Snowdrifts approach 10 feet tall. Roads are better suited for the Iditarod dog sleds than cars. Television weathermen throw around the term "snowpocalypse" without impunity.
Suffice it to say, by mid-January, most citizens of Southwestern Connecticut have had their fill of snow in the winter of 2011.
For the sizeable chorus cursing Old Man Winter under their breath, Sean Obi's tact is markedly different. Obi, a 6-foot-9 center at Greens Farms Academy, is from Nigeria and hadn't seen the fluffy white stuff until last month.
"I never knew it would get to snow this much, it's very beautiful," the soft-spoken sophomore said last week.
While Obi, who just turns 16 this weekend, is getting accustomed to snow and all other aspects of life as an American teenager, the region -- specifically college coaches -- are beginning to get to know about him. Through GFA's first nine games, he has posted an eye-opening line of 23.6 points and 19.7 rebounds per game, attracting scouts from places like Harvard and Columbia, who are equally impressed by his honors-level academics.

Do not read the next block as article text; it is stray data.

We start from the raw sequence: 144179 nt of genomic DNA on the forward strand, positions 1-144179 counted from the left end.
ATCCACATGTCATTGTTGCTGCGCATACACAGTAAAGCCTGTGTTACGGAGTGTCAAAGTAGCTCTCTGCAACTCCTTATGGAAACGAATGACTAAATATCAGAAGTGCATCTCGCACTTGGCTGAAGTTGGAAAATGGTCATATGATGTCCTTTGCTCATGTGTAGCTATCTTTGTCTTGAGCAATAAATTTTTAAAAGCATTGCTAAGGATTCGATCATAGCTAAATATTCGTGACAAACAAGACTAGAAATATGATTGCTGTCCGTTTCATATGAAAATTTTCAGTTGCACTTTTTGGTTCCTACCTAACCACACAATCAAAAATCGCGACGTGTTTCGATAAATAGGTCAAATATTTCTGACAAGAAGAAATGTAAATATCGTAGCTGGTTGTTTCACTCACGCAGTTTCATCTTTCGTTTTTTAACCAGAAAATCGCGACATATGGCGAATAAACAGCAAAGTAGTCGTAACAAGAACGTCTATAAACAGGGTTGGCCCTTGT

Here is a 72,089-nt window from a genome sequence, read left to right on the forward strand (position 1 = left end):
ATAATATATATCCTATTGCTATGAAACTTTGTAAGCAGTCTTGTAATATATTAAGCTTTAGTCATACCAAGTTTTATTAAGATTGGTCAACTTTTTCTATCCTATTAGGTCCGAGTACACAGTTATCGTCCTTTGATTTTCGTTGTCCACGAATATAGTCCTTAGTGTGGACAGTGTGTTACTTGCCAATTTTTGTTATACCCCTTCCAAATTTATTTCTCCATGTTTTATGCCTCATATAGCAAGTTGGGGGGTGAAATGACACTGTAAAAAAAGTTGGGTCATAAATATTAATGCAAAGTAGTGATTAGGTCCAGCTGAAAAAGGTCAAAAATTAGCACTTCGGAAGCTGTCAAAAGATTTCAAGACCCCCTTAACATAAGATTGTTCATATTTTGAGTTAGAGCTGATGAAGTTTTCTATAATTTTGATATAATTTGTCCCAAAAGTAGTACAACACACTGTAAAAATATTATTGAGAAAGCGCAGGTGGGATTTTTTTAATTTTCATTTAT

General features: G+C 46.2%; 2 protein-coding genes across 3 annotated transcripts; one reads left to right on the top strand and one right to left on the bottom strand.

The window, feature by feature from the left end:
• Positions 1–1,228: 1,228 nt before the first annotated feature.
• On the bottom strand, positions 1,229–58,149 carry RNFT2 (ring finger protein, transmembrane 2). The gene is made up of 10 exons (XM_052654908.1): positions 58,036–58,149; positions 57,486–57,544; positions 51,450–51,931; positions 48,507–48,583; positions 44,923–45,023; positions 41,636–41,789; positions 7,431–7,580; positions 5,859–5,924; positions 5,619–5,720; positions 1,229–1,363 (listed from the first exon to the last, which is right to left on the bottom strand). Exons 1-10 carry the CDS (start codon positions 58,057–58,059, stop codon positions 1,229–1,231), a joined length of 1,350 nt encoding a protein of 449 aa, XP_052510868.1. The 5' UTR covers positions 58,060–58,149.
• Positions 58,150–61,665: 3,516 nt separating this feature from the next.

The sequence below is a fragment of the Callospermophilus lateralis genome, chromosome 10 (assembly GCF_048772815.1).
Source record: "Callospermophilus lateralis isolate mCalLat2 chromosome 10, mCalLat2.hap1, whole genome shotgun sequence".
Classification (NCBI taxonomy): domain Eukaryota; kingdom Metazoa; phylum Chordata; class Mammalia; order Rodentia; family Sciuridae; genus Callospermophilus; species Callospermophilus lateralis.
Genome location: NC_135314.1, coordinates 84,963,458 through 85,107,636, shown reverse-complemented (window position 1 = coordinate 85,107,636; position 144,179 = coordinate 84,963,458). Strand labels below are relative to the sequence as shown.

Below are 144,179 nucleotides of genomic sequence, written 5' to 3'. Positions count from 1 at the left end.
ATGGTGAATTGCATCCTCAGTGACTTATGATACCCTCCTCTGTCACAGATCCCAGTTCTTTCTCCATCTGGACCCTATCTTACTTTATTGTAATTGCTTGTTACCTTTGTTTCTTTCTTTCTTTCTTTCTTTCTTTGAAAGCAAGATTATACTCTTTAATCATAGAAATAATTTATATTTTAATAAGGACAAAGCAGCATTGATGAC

"Basically when I came here, I never looked at all that stuff," Obi said about the recruiting process. "I came here to play basketball and whatever takes place in the next stage is left to God."
The abridged story of how this budding Division-I prospect landed on the quiet, tranquil GFA campus highlights the power of connections made during a lifetime.
Steve Eggers, an oil trader who lives in Greenwich, had been doing business in Nigeria dating back to the 1970s. During his many trips to the country, he'd play pickup basketball in his downtime and developed ties within the Nigerian hoops community.
Flash forward to July 2010 and one of those contacts, Ahmed Baba Ahmed, a Nigerian businessman based in Texas, called Eggers raving about a kid playing in a private school in his hometown.
"He called me up and was like, `Steve, I've got the next LeBron James.' I said, `Ahmed, they're all the next LeBron James.' He's like, `Nah nah, you don't understand. He's a great kid, he's very talented,'" Eggers said. "Five or six weeks later, he was at our door."